The message is clear: Fewer and fewer of our college students are opting for teaching careers, suggesting a dim outlook for school districts in need of filling vacancies. Indeed, according to the National Center for Education Statistics, enrollment continues to rise, but there are not enough education majors in the pipeline to fill the bill. This is especially true in urban and rural settings; while, at the same time, the demand is greatest for math, science, and special education teachers.
In fact, according to NCES, the number of college students graduating with degrees in education slipped from 106,300 in 2004 to just 98,000 in 2014, nationwide. And in Pennsylvania, the findings are even bleaker. In 2013, the commonwealth awarded 18,000 teaching certificates; last year, that number dropped to t 7,180–a 61% decrease in just two years.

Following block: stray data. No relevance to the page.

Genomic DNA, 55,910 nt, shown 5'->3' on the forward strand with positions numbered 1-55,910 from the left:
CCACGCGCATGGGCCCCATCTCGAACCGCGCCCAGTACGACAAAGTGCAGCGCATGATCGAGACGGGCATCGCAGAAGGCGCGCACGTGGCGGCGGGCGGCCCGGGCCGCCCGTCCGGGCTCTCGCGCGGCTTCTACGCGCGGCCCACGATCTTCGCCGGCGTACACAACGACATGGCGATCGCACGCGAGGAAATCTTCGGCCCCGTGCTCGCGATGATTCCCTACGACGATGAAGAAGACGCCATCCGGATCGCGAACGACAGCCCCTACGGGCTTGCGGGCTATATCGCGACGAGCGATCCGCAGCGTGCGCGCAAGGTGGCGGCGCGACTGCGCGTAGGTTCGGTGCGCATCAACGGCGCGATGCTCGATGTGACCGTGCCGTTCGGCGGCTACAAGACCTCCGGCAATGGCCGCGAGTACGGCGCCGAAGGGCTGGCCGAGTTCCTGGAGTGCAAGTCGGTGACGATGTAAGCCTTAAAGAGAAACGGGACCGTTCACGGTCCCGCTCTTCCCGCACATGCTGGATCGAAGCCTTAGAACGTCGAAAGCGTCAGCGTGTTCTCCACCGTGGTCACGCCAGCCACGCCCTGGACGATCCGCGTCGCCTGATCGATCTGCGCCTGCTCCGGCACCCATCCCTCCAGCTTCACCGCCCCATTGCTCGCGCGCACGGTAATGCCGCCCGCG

The decline is blamed by many not just on the fact that teachers are paid less than those in other professions, but, according to Temple University’s Gregory Anderson, the public’s “jaundiced view” of schools. As he puts it: “If I’m an undergraduate student, teaching as a profession is not necessarily one shining with possibilities.”
With teacher morale at an all-time low thanks at least in some part to the countless federally mandated education reforms these past several years, such as basing evaluations on students’ standardized test performance, along with the constant drumbeat about our failing schools and ineffective teachers, none of this should surprise.